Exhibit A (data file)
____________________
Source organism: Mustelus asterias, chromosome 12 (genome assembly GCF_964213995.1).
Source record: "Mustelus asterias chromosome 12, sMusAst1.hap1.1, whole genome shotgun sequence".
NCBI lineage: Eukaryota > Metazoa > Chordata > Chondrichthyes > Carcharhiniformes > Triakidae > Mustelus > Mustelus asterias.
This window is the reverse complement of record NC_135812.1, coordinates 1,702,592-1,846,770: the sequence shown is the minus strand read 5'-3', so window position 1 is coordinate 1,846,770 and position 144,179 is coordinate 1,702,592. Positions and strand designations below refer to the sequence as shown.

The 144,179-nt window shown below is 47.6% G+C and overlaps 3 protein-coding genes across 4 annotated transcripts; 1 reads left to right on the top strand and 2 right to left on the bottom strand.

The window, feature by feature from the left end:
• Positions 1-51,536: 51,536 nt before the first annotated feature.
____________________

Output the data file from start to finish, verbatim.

Source organism: Mustelus asterias, chromosome 12 (genome assembly GCF_964213995.1).
Source record: "Mustelus asterias chromosome 12, sMusAst1.hap1.1, whole genome shotgun sequence".
NCBI lineage: Eukaryota > Metazoa > Chordata > Chondrichthyes > Carcharhiniformes > Triakidae > Mustelus > Mustelus asterias.
This window is the reverse complement of record NC_135812.1, coordinates 1,702,592-1,846,770: the sequence shown is the minus strand read 5'-3', so window position 1 is coordinate 1,846,770 and position 144,179 is coordinate 1,702,592. Positions and strand designations below refer to the sequence as shown.

The 144,179-nt window shown below is 47.6% G+C and overlaps 3 protein-coding genes across 4 annotated transcripts; 1 reads left to right on the top strand and 2 right to left on the bottom strand.

The window, feature by feature from the left end:
• Positions 1-51,536: 51,536 nt before the first annotated feature.